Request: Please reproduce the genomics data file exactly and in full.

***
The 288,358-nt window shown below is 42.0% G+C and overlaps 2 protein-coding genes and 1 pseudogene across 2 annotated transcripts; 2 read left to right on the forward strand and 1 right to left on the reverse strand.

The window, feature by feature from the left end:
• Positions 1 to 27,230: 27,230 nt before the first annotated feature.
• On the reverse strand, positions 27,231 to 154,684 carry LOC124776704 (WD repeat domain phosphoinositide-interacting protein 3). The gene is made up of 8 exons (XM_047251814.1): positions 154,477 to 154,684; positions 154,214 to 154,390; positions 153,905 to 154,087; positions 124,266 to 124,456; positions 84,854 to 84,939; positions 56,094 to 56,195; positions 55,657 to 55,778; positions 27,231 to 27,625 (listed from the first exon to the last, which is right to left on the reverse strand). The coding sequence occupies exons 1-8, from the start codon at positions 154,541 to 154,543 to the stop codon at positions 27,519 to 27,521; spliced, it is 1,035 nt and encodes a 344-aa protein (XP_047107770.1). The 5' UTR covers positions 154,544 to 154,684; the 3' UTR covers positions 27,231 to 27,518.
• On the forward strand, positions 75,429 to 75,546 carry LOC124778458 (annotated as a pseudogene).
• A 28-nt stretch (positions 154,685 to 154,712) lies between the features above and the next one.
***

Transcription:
The 288,358-nt window shown below is 42.0% G+C and overlaps 2 protein-coding genes and 1 pseudogene across 2 annotated transcripts; 2 read left to right on the forward strand and 1 right to left on the reverse strand.

The window, feature by feature from the left end:
• Positions 1 to 27,230: 27,230 nt before the first annotated feature.
• On the reverse strand, positions 27,231 to 154,684 carry LOC124776704 (WD repeat domain phosphoinositide-interacting protein 3). The gene is made up of 8 exons (XM_047251814.1): positions 154,477 to 154,684; positions 154,214 to 154,390; positions 153,905 to 154,087; positions 124,266 to 124,456; positions 84,854 to 84,939; positions 56,094 to 56,195; positions 55,657 to 55,778; positions 27,231 to 27,625 (listed from the first exon to the last, which is right to left on the reverse strand). The coding sequence occupies exons 1-8, from the start codon at positions 154,541 to 154,543 to the stop codon at positions 27,519 to 27,521; spliced, it is 1,035 nt and encodes a 344-aa protein (XP_047107770.1). The 5' UTR covers positions 154,544 to 154,684; the 3' UTR covers positions 27,231 to 27,518.
• On the forward strand, positions 75,429 to 75,546 carry LOC124778458 (annotated as a pseudogene).
• A 28-nt stretch (positions 154,685 to 154,712) lies between the features above and the next one.